• 1.3
• 1.4

## 1.3

• Definition: A subset W of a vector space V over a field F is called a subspace of V if W is a vector space over F with the operations of addition and scalar multiplication defined on V.

• Problem: Normally, there are 8 properties you need to check. But it turns out you only need to check 4 of them. Which 4? Why?

• Problem: (Theorem 1.3) Let V be a vector space and W and subset of V. Then W is a subspace of V if and only if the following three conditions hold for the operations defined in V.
1. 0 ∈ W.
2. x + y ∈ W whenever x ∈ W and y ∈ W.
3. cx ∈ W whenever c ∈ F and x ∈ W.
• Problem: Same problem as before, but replace conditions 2 and 3 with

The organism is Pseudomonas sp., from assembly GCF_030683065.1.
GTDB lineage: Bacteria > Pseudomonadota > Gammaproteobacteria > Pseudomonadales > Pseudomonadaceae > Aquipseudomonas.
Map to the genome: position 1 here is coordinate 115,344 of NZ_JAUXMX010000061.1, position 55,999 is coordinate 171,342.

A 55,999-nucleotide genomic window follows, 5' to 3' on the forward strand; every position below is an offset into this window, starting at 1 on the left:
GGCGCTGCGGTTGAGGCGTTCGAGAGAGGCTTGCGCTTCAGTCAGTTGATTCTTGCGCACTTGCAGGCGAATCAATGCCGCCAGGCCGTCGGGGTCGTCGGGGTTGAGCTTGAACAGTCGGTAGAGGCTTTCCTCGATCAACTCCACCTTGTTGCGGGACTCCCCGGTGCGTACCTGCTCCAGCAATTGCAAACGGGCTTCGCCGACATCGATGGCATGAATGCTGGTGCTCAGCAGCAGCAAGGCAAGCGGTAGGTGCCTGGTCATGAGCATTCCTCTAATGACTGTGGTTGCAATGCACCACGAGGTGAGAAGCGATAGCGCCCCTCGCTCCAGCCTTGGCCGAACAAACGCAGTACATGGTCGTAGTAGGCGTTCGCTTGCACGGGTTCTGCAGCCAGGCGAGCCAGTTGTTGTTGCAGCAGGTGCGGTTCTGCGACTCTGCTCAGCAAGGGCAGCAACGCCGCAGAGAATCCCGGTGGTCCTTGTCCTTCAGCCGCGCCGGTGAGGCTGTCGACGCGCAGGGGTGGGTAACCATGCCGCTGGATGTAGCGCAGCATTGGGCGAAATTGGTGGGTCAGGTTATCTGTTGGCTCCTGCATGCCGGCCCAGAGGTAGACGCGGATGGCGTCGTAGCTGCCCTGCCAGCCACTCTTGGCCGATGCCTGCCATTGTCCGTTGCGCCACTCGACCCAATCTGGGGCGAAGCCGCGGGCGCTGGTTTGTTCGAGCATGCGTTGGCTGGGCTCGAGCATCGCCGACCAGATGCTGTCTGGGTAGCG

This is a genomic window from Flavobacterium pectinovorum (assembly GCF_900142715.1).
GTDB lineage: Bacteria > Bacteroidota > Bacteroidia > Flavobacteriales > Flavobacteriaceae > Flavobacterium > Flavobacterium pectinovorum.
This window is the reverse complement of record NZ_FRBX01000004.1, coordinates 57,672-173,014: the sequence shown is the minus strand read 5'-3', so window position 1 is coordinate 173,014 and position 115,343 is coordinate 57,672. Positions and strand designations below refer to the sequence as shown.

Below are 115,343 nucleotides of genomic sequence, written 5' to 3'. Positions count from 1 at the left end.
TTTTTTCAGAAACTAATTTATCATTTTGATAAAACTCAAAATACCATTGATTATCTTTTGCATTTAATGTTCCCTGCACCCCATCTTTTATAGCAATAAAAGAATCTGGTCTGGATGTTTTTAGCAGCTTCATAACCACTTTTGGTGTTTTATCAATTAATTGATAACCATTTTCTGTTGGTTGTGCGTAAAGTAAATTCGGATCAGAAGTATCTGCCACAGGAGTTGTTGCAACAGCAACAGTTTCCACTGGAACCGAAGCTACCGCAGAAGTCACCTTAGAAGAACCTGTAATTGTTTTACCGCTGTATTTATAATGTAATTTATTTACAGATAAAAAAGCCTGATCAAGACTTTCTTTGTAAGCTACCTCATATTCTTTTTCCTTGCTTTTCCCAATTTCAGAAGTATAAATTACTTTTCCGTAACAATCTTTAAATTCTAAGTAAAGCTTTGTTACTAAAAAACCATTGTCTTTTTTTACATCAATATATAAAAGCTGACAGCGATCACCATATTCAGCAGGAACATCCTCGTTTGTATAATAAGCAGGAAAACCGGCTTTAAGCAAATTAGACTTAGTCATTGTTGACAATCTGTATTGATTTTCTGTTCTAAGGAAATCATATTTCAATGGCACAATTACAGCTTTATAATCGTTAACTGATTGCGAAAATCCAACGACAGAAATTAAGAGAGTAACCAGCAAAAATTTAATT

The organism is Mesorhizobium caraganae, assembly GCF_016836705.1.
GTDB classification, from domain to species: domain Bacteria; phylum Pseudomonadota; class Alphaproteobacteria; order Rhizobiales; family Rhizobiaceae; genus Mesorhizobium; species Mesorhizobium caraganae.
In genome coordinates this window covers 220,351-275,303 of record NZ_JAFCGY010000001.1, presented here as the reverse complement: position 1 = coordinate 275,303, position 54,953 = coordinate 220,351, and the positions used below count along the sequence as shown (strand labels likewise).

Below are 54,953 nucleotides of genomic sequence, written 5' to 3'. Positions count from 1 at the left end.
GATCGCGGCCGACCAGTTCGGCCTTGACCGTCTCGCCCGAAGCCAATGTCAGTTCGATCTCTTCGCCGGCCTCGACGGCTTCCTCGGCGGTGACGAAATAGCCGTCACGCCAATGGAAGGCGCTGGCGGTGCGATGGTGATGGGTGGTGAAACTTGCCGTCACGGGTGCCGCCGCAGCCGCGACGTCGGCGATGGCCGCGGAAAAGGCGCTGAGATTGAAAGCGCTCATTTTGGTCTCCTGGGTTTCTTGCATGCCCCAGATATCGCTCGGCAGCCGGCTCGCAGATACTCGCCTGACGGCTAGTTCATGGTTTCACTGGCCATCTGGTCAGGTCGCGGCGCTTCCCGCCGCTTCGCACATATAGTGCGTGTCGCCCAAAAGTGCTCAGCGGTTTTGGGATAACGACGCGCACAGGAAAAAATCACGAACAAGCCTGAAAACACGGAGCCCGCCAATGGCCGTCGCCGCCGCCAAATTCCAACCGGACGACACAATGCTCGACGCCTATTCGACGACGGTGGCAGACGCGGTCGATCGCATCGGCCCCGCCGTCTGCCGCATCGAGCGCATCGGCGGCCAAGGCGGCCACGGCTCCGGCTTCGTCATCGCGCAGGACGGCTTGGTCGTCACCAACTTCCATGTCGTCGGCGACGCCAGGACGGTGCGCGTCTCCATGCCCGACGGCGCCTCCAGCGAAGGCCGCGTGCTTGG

• cx + y ∈ W whenever, x, y ∈ W and c ∈ F.
• Problem: Give an example of a vector space V and a subset W of V such that, W is a vector space but W is not a subspace of V.

• Problem: Show that the intersection of 2 subspaces is a subspace.

## 1.4

• Definition: Let V be a vector space and S a nonempty subset of V. A vector v ∈ V is called a linear combination of vectors of S if there exists a finite number of vectors u1, …, un in S and scalars a1, …, an in F such that v = a1u1 + ⋯ + anun.

• Problem: We denote the set of all linear combinations of S by spanS. By convention, we define the span of the empty set to be the trivial subspace {0}. Prove that span(S) is always a subspace.

• Problem: Let S ⊆ T be sets inside of a vector space V. Prove that span(S) is a subspace of span(T).

• Problem: Prove that span(S) is a the smallest subspace containing S. (This gives an alternative definition of span(S) that turns out to be quite useful!)